It’s strange how these things work. It only takes a couple of individuals to insist on doing a certain thing in a certain way and before you know it the original reasons are forgotten or lost in the mist of time and suddenly we’ve a ‘tradition’ on our hands That seems to have been the case on our particular branch of the Yelf tree with the middle name of ‘Amor’ (and that’s to rhyme with door not the French word for love!). It’s been around for a few generations now. It’s my son’s middle name and was also that of my youngest brother. The name missed my father but was the middle name of my grandfather and my great-grandfather before him. I had always wondered where it had come from and why I felt obliged to pass it down the genetic line like a hot potato, so I was intrigued when I saw a copy of Frank Amor William Yelf’s Birth Certificate of 1864. Did that elegant copperplate writing say Amor or (as it looked to me) Amos? Had generations of Yelfs named themselves after a spelling mistake? When I thought about it this didn’t really seem likely but I didn’t think to pay it much more attention until a month or two ago when I received an email from Carole Cumber in Canada.
Carole has being doing large amounts of research on the Yelf name and as it happens she is also from our ‘Amor’ branch of the family. She had obviously decided to look a little deeper and had succeeded in uncovering the origins of the Amor middle name and the results were far more interesting than a simple spelling mistake.
To summarise Carole’s findings (and it really is a summary, as Carole has much supporting documentation) we have to go to back to Salisbury in Wiltshire in the 1830’s where Francis WILLIAMS married Eliza AMOR. They eventually had seven children, Eliza, Francis, Catherine (‘Kate’), Maria, Emma, Henry and Mary. In the 1841 census they are still living in Salisbury but the 1851 census shows them living at ‘Above Bar’ in Southampton, Hampshire. But this is not the only change to the family’s circumstances obvious from the return. It seems that the pressure of having so many mouths to feed led the family to the fairly drastic step of asking Eliza’s sister, Maria AMOR, to take in the older children. Maria was a shoemaker living in Salisbury who employed a couple of workers in her business. She was single and obviously happy to take in her sister’s children as the 1851 census shows that Francis, Kate and Maria are all living with her whilst still attending the local Salisbury school. Presumably on completion of their education the children returned to their parents in Southampton.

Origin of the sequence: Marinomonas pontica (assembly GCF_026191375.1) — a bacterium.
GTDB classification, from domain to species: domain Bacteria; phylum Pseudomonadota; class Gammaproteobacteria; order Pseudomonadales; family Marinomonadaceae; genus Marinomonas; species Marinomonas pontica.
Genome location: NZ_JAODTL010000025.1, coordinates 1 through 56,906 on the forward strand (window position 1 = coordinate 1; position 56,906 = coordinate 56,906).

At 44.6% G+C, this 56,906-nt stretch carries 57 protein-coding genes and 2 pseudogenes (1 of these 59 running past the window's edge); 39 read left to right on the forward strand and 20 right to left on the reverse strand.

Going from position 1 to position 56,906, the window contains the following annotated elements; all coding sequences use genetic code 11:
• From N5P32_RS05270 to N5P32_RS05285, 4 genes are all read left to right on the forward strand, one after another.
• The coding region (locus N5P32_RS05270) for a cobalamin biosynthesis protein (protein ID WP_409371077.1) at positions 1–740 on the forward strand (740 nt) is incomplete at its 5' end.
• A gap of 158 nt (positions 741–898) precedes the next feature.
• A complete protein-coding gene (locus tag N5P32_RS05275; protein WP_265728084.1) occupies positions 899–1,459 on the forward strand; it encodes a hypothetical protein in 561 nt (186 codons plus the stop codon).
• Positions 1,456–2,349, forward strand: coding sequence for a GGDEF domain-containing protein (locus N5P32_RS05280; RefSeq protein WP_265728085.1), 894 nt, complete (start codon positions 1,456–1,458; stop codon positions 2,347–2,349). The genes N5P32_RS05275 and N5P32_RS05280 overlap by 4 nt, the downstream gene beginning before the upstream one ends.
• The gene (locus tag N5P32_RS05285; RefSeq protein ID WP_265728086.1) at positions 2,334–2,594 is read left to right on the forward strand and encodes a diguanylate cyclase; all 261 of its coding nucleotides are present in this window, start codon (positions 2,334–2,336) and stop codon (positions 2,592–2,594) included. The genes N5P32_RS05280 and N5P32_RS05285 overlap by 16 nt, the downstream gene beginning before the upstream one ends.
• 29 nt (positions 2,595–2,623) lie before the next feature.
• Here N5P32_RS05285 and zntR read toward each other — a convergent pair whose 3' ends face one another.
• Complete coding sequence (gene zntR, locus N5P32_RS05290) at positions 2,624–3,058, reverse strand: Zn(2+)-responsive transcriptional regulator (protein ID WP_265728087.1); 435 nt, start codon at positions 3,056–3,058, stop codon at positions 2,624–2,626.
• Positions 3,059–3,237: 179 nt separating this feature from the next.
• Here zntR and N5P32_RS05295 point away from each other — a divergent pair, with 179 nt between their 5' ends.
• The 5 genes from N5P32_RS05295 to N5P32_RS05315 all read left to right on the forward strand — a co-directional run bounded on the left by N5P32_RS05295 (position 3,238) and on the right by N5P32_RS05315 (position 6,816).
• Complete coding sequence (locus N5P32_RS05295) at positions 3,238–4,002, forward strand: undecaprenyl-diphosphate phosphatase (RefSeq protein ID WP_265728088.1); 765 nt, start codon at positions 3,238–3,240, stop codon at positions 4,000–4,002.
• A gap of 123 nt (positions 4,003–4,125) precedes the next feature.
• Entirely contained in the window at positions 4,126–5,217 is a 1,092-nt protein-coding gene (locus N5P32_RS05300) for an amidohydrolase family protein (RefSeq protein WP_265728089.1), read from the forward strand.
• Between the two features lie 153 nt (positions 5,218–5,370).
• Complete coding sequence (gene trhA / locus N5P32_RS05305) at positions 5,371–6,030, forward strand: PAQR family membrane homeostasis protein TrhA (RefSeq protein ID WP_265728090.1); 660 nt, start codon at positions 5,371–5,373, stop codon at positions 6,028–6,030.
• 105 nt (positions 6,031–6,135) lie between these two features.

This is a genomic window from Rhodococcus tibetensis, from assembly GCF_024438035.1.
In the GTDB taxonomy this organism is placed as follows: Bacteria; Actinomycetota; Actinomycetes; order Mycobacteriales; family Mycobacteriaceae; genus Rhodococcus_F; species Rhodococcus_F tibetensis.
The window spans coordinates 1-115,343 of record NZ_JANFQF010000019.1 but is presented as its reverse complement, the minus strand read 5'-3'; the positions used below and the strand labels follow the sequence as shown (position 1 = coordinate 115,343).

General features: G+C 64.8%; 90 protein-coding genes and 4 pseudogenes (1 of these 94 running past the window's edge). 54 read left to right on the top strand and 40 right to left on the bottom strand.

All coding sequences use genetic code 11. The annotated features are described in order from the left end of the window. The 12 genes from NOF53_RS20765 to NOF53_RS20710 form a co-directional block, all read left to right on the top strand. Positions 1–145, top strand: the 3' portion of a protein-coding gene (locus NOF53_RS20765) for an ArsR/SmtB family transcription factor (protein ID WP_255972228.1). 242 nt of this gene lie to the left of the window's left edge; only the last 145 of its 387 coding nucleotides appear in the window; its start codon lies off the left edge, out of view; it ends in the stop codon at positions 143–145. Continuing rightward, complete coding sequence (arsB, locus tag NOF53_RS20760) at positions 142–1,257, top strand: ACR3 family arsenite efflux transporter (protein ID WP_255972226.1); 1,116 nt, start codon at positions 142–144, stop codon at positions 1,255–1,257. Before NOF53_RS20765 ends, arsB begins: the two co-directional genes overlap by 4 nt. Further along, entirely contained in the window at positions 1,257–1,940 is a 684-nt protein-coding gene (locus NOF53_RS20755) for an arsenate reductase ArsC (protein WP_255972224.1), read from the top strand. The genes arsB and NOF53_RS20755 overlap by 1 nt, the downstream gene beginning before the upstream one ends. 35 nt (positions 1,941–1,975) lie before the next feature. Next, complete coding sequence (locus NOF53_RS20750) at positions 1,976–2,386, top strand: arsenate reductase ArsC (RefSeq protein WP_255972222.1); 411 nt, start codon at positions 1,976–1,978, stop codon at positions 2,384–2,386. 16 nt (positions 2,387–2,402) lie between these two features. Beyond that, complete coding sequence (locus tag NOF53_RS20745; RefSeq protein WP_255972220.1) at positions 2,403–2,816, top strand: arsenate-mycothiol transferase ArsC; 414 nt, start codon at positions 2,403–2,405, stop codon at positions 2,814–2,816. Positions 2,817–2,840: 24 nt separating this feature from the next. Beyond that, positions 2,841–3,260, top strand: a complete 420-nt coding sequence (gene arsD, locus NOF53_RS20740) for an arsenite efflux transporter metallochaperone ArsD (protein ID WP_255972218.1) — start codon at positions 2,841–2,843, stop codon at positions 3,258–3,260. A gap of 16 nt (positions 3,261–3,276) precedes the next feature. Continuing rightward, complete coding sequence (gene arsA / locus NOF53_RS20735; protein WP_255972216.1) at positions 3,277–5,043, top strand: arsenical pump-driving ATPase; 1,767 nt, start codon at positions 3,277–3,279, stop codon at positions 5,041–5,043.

The WILLIAMS family were not the only ones living at ‘Above Bar’ at this time – the YELF family were also living in the same area of Southampton and, as these things go, Catherine (Kate) WILLIAMS married her near neighbour Robert YELF. In 1864 they had a son called Frank Amor William YELF who might now possibly be seen to have been named for the following reasons - Frank (Possibly a version of Francis?) Amor (after the aunt who had been so important to Catherine?) William (a traditional Yelf name, but also near enough Catherine’s maiden name) Yelf (father’s name). Of those it is interesting that it is the Amor that has come down to the present day and become a family tradition, presumably because of its unusualness. None of us had an inkling that it was all due to the kindness of a maiden aunt who made shoes for a living but for what its worth my twelve year old Amor-named son seemed quite pleased with the result of all Carole’s hard work!